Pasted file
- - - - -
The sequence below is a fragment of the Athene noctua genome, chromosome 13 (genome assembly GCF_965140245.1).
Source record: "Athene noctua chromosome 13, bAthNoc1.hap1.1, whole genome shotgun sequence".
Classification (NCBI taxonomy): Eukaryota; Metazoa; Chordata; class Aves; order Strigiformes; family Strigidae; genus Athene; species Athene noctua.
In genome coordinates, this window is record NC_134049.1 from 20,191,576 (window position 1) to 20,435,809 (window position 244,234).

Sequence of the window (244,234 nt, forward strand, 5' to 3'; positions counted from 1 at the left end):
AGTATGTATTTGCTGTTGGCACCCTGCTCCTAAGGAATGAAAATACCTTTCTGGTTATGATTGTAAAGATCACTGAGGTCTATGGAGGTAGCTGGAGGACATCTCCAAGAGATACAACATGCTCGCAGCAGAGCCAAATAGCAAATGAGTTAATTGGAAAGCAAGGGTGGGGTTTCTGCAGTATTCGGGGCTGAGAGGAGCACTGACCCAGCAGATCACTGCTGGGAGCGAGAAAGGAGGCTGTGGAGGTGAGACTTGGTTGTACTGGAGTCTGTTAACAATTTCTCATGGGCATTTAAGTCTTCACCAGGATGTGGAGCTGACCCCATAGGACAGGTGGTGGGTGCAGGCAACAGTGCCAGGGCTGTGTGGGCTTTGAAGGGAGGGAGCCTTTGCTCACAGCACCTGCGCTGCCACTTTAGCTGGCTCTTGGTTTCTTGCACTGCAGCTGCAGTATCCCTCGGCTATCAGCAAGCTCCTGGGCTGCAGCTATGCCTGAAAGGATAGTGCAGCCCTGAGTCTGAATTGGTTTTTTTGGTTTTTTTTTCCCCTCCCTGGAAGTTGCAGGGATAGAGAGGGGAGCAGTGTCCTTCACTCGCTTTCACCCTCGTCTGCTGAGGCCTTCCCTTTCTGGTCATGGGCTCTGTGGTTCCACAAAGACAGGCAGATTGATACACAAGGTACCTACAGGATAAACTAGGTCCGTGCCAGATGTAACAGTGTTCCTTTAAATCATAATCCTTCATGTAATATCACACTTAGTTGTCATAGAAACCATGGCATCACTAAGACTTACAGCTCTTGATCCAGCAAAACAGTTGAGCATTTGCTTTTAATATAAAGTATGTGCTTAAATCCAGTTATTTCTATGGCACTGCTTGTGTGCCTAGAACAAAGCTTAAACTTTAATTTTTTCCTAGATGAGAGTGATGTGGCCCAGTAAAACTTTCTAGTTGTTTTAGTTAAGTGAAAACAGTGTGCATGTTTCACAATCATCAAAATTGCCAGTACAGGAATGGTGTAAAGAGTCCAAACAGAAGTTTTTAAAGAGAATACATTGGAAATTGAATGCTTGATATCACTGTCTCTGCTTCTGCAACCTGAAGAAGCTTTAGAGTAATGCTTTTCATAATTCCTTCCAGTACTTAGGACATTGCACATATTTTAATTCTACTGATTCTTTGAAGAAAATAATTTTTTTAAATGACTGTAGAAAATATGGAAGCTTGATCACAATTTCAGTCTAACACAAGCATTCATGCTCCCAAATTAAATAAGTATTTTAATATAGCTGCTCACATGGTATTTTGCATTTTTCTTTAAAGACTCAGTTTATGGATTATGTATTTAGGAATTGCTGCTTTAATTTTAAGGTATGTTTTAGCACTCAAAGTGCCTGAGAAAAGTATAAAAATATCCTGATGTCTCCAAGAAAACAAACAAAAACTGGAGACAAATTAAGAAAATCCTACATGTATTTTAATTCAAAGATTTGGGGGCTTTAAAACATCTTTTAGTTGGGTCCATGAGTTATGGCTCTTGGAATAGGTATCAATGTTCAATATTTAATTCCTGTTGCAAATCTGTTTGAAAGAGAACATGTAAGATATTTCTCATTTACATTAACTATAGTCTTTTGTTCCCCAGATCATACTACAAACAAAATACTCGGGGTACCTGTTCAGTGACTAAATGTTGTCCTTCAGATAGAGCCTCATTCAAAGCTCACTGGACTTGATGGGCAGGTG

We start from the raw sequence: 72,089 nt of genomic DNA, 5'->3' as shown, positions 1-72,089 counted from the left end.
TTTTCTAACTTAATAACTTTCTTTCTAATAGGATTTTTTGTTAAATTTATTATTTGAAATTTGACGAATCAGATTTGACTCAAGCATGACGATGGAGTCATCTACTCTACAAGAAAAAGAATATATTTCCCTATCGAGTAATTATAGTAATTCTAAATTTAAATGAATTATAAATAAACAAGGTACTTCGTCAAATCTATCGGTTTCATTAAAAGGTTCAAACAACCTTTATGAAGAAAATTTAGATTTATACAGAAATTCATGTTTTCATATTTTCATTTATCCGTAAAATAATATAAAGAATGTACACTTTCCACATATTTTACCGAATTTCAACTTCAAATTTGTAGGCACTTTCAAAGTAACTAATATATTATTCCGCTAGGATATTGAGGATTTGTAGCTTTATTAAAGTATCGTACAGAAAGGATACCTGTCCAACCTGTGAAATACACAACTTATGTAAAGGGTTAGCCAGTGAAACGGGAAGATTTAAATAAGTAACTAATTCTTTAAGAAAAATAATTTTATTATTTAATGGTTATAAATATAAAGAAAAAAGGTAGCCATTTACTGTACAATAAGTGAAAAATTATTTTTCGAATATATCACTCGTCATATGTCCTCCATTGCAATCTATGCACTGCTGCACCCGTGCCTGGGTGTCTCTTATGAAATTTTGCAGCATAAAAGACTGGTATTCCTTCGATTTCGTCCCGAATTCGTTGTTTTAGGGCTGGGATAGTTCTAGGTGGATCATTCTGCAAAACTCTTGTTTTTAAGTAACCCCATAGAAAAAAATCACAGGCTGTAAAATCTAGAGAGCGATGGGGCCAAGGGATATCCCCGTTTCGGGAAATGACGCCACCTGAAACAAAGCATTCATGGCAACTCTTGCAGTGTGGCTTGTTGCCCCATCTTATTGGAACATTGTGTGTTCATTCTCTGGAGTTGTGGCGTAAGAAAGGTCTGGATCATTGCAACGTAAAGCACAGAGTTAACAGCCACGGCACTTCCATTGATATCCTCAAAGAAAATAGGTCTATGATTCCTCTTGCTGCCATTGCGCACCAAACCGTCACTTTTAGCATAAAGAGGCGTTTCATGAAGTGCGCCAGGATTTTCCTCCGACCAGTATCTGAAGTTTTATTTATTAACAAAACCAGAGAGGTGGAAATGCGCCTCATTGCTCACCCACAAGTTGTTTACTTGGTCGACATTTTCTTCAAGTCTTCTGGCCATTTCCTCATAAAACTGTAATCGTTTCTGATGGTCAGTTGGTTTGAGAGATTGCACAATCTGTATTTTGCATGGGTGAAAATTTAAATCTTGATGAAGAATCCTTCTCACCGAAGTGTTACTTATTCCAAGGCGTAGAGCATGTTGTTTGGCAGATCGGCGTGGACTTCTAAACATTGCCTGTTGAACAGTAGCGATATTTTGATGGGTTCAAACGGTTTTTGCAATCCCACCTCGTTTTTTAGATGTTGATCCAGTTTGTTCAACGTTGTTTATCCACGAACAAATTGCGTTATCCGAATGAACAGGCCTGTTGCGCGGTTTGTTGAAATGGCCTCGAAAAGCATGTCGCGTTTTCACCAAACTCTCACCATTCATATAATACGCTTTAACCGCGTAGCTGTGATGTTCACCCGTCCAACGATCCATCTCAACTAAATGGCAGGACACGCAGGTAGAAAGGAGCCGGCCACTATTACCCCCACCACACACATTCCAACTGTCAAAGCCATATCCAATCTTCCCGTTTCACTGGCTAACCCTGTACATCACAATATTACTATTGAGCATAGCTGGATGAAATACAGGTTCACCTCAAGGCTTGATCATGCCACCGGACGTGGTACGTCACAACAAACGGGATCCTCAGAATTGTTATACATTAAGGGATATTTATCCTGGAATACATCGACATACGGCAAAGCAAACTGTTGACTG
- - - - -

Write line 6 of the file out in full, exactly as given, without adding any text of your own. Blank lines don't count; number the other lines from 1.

AGTATGTATTTGCTGTTGGCACCCTGCTCCTAAGGAATGAAAATACCTTTCTGGTTATGATTGTAAAGATCACTGAGGTCTATGGAGGTAGCTGGAGGACATCTCCAAGAGATACAACATGCTCGCAGCAGAGCCAAATAGCAAATGAGTTAATTGGAAAGCAAGGGTGGGGTTTCTGCAGTATTCGGGGCTGAGAGGAGCACTGACCCAGCAGATCACTGCTGGGAGCGAGAAAGGAGGCTGTGGAGGTGAGACTTGGTTGTACTGGAGTCTGTTAACAATTTCTCATGGGCATTTAAGTCTTCACCAGGATGTGGAGCTGACCCCATAGGACAGGTGGTGGGTGCAGGCAACAGTGCCAGGGCTGTGTGGGCTTTGAAGGGAGGGAGCCTTTGCTCACAGCACCTGCGCTGCCACTTTAGCTGGCTCTTGGTTTCTTGCACTGCAGCTGCAGTATCCCTCGGCTATCAGCAAGCTCCTGGGCTGCAGCTATGCCTGAAAGGATAGTGCAGCCCTGAGTCTGAATTGGTTTTTTTGGTTTTTTTTTCCCCTCCCTGGAAGTTGCAGGGATAGAGAGGGGAGCAGTGTCCTTCACTCGCTTTCACCCTCGTCTGCTGAGGCCTTCCCTTTCTGGTCATGGGCTCTGTGGTTCCACAAAGACAGGCAGATTGATACACAAGGTACCTACAGGATAAACTAGGTCCGTGCCAGATGTAACAGTGTTCCTTTAAATCATAATCCTTCATGTAATATCACACTTAGTTGTCATAGAAACCATGGCATCACTAAGACTTACAGCTCTTGATCCAGCAAAACAGTTGAGCATTTGCTTTTAATATAAAGTATGTGCTTAAATCCAGTTATTTCTATGGCACTGCTTGTGTGCCTAGAACAAAGCTTAAACTTTAATTTTTTCCTAGATGAGAGTGATGTGGCCCAGTAAAACTTTCTAGTTGTTTTAGTTAAGTGAAAACAGTGTGCATGTTTCACAATCATCAAAATTGCCAGTACAGGAATGGTGTAAAGAGTCCAAACAGAAGTTTTTAAAGAGAATACATTGGAAATTGAATGCTTGATATCACTGTCTCTGCTTCTGCAACCTGAAGAAGCTTTAGAGTAATGCTTTTCATAATTCCTTCCAGTACTTAGGACATTGCACATATTTTAATTCTACTGATTCTTTGAAGAAAATAATTTTTTTAAATGACTGTAGAAAATATGGAAGCTTGATCACAATTTCAGTCTAACACAAGCATTCATGCTCCCAAATTAAATAAGTATTTTAATATAGCTGCTCACATGGTATTTTGCATTTTTCTTTAAAGACTCAGTTTATGGATTATGTATTTAGGAATTGCTGCTTTAATTTTAAGGTATGTTTTAGCACTCAAAGTGCCTGAGAAAAGTATAAAAATATCCTGATGTCTCCAAGAAAACAAACAAAAACTGGAGACAAATTAAGAAAATCCTACATGTATTTTAATTCAAAGATTTGGGGGCTTTAAAACATCTTTTAGTTGGGTCCATGAGTTATGGCTCTTGGAATAGGTATCAATGTTCAATATTTAATTCCTGTTGCAAATCTGTTTGAAAGAGAACATGTAAGATATTTCTCATTTACATTAACTATAGTCTTTTGTTCCCCAGATCATACTACAAACAAAATACTCGGGGTACCTGTTCAGTGACTAAATGTTGTCCTTCAGATAGAGCCTCATTCAAAGCTCACTGGACTTGATGGGCAGGTG